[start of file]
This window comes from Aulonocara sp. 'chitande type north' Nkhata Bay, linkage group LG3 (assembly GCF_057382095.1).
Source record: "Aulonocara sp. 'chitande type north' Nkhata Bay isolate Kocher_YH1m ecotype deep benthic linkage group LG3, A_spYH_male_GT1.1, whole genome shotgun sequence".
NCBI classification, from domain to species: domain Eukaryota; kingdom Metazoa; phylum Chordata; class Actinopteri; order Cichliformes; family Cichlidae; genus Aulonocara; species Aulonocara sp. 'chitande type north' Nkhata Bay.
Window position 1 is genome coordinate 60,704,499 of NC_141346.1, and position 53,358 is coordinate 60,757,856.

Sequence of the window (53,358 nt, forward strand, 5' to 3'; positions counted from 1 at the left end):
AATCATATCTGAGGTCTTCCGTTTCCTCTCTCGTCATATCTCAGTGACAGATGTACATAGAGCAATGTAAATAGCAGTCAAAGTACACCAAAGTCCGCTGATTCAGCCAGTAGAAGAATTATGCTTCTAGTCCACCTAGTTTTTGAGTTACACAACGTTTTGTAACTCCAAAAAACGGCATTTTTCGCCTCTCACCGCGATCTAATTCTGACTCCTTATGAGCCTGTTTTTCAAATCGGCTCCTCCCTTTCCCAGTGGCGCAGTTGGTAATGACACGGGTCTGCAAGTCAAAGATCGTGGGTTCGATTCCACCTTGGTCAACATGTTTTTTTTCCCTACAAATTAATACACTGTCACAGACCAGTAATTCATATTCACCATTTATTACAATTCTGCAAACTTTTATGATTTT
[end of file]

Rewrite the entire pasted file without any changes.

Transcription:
This window comes from Aulonocara sp. 'chitande type north' Nkhata Bay, linkage group LG3 (assembly GCF_057382095.1).
Source record: "Aulonocara sp. 'chitande type north' Nkhata Bay isolate Kocher_YH1m ecotype deep benthic linkage group LG3, A_spYH_male_GT1.1, whole genome shotgun sequence".
NCBI classification, from domain to species: domain Eukaryota; kingdom Metazoa; phylum Chordata; class Actinopteri; order Cichliformes; family Cichlidae; genus Aulonocara; species Aulonocara sp. 'chitande type north' Nkhata Bay.
Window position 1 is genome coordinate 60,704,499 of NC_141346.1, and position 53,358 is coordinate 60,757,856.

Sequence of the window (53,358 nt, forward strand, 5' to 3'; positions counted from 1 at the left end):
AATCATATCTGAGGTCTTCCGTTTCCTCTCTCGTCATATCTCAGTGACAGATGTACATAGAGCAATGTAAATAGCAGTCAAAGTACACCAAAGTCCGCTGATTCAGCCAGTAGAAGAATTATGCTTCTAGTCCACCTAGTTTTTGAGTTACACAACGTTTTGTAACTCCAAAAAACGGCATTTTTCGCCTCTCACCGCGATCTAATTCTGACTCCTTATGAGCCTGTTTTTCAAATCGGCTCCTCCCTTTCCCAGTGGCGCAGTTGGTAATGACACGGGTCTGCAAGTCAAAGATCGTGGGTTCGATTCCACCTTGGTCAACATGTTTTTTTTCCCTACAAATTAATACACTGTCACAGACCAGTAATTCATATTCACCATTTATTACAATTCTGCAAACTTTTATGATTTT